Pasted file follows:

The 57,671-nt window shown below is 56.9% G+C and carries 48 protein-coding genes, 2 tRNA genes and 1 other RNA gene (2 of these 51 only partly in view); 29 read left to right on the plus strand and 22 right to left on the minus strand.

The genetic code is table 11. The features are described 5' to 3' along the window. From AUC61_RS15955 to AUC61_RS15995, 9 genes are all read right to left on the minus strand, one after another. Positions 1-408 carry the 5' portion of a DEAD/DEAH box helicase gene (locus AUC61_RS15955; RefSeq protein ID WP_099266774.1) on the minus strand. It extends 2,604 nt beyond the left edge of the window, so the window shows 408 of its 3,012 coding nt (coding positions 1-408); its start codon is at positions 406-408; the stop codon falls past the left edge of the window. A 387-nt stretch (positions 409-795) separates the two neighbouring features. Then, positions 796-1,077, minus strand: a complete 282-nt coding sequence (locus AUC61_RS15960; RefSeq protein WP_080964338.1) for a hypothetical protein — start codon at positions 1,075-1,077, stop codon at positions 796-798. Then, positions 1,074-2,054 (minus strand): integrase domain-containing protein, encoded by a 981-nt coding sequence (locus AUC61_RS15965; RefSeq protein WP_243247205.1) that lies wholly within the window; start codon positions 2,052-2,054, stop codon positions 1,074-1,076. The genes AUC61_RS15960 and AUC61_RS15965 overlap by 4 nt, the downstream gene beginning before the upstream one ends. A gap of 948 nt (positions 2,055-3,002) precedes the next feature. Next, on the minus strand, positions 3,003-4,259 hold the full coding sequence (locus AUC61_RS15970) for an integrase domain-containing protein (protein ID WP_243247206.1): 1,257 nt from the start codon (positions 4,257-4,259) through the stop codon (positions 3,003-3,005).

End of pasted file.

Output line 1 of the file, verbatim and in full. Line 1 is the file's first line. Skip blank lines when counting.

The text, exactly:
The 57,671-nt window shown below is 56.9% G+C and carries 48 protein-coding genes, 2 tRNA genes and 1 other RNA gene (2 of these 51 only partly in view); 29 read left to right on the plus strand and 22 right to left on the minus strand.